January 11, 2011 | by Barton Merle-Smith | Industry Events + Conferences

A Look Back

A recent trip to Beijing for the China Wind Power 2010 conference offered me the rare opportunity to reflect back on the future of the wind energy industry. You may have had that sensation of deja vu, the sudden realization you have seen a specific scene before, but the strength of the sensation on this trip was rare for me, and humbling.

In 2008, I was also invited to speak at the Global Wind Power Conference in Beijing. At the time, the wind industry was expanding exponentially worldwide. Our greatest industry challenge was meeting demand. That context made the projection I heard in 2008 for China's future role all the more striking. The speaker detailed China's vision, and more importantly, its commitment to implement a future for wind energy where:

  • Wind energy was a major source of energy for the nation
  • China was a an international technology leader and exporter of renewable energy
  • Air quality was improved through the extensive use of wind energy
  • Wind farm production would bring new jobs for Chinese workers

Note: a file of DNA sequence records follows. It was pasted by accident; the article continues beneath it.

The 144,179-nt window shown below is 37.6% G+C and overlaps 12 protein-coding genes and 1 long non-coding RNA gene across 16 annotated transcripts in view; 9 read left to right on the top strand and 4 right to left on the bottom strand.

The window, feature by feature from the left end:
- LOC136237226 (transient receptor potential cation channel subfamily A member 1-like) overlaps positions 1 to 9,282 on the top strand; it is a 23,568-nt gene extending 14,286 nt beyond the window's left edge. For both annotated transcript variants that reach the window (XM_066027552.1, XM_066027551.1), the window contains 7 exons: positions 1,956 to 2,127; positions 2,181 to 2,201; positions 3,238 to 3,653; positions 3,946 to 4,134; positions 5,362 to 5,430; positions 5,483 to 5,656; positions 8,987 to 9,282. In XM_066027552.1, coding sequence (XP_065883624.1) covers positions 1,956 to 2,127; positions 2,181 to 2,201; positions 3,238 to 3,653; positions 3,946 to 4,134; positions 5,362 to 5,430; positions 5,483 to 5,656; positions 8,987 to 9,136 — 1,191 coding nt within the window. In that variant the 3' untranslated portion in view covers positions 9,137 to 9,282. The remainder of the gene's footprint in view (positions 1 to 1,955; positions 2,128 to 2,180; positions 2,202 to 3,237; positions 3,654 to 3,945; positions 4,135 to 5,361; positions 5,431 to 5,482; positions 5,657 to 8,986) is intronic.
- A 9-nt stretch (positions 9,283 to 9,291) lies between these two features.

Two years later, during my return trip in 2010, I saw clear evidence of this future projection brought to life. In the context of a global recession, the numbers are compelling:

  • China now has well over 25 GW installed wind energy capacity… doubling in nearly each of recent years
  • The largest proposed project in the world is the 10,000 MW Gansu Wind Farm in China, and another four like it are planned for completion by the end of 2016
  • Most of the non-Chinese wind turbine manufacturers have plants in China, or are planning them.
  • There are now over eighty turbine manufacturers in China, including small wind manufacturers.

The experience raised many questions in my mind. How did China move so quickly from vision to reality? What's holding back the United States? What can be duplicated here in North America? What do we want to avoid? I know there are economists and scholars who can debate this subject ad nauseam, but from where I sit, here are the lessons to be learned:

  • Vision can become reality
  • Government goals and incentives DO matter
  • Transmission matters

If I had to pick one thing that would have the greatest impact on the wind industry worldwide, it would be uniting behind a shared vision. To me, it's just hard to imagine we can get to a better place if we can't agree where we want to go.

barton merle smith
Barton Merle-Smith

Barton has always been known as a "people person." Formerly the director of marketing and sales for NRG Systems, he enjoyed using everyday interactions to deepen relationships with customers and colleagues in the wind industry worldwide. Barton wrote about trends in the wind industry, corporate creativity, building relationships, and the observations of a global traveler.

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